Vice Squad
Monday, January 14, 2008
The 5-fold Pathway to Addiction

The Economist reports this week on a recent article in Computational Biology, one of the journals associated with the Public Library of Science -- hence the article is freely available on the web. The article set out to find the neuro-molecular pathways that are common to alcohol, nicotine, cocaine, and opiate addiction. The authors took a meta-analytic approach, combing the existing research database for articles reflecting upon the issue -- and they came up with something new. They identified five neuro-pathways that seem to be common to the four types of addictive substances. Two of these pathways were not seriously under consideration in the past, if I understand correctly, for being involved with addiction. The authors then went one step further, modeling the interactions within these five pathways. The model suggested various types of positive feedback, which would seem to be consistent with the loss of control associated with addiction. (Though perhaps some sort of chemical reversal of this mechanism could lead to a quick recovery, my untutored, neuro-naive self asks?) Is their diagram of the feedback mechanisms one of the keys to understanding addiction?

The methodology in this article is striking. One venerable view of economic productivity associates it with making stuff, with production. Often merchant behavior, trading activity, is seen as somehow inferior or disreputable, even when production is held in high regard. Economists tend to a hold a different view, however -- a good is valuable only if it is at the right place at the right time, so merchants are as productive as they are indispensable: manufacturing without effective distribution is not productive. The analogy I see with the Computational Biology paper is that research, especially neuroscientific research, might be thought of as consisting of running experiments. But unless someone sifts through those experiments to extract and combine the information, the experiments themselves might not produce usable knowledge. The Economist article concludes with the following observation:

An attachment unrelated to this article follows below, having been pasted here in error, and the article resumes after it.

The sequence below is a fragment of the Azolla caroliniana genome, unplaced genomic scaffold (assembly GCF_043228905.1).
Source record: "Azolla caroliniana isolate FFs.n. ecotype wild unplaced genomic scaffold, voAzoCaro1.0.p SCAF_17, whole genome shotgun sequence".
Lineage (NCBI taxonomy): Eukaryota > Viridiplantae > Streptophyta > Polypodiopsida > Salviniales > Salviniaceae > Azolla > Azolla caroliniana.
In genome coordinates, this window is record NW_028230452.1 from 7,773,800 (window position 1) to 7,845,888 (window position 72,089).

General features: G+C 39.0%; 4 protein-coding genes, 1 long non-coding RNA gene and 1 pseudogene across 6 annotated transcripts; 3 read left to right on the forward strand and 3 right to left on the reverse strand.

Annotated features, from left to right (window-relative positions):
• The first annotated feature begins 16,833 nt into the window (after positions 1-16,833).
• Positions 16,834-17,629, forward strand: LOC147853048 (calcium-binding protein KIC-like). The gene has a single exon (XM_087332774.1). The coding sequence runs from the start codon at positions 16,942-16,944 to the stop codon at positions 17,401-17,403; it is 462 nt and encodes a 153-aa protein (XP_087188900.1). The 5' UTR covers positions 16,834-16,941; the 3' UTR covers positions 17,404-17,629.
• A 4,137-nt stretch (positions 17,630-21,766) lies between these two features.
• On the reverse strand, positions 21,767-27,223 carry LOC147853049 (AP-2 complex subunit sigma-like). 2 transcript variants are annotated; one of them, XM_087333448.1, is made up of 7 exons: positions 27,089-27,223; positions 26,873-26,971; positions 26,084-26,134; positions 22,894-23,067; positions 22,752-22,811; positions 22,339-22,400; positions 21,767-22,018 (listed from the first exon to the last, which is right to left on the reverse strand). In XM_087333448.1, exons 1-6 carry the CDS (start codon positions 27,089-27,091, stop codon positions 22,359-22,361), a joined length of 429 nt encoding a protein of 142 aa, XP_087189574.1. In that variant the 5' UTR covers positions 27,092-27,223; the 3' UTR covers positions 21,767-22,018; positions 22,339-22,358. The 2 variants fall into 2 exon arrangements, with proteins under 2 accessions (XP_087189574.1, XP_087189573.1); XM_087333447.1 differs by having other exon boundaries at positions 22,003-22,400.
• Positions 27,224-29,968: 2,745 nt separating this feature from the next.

And this study also shows that the old cry “more research is necessary” is not always true. Sometimes all you need to do is look at what you already have in a different way.
I would have put it slightly differently: "More research is necessary" remains true, but research can consist of such meta-analyses, too. (Maybe The Economist was trying to avoid rhyming?)


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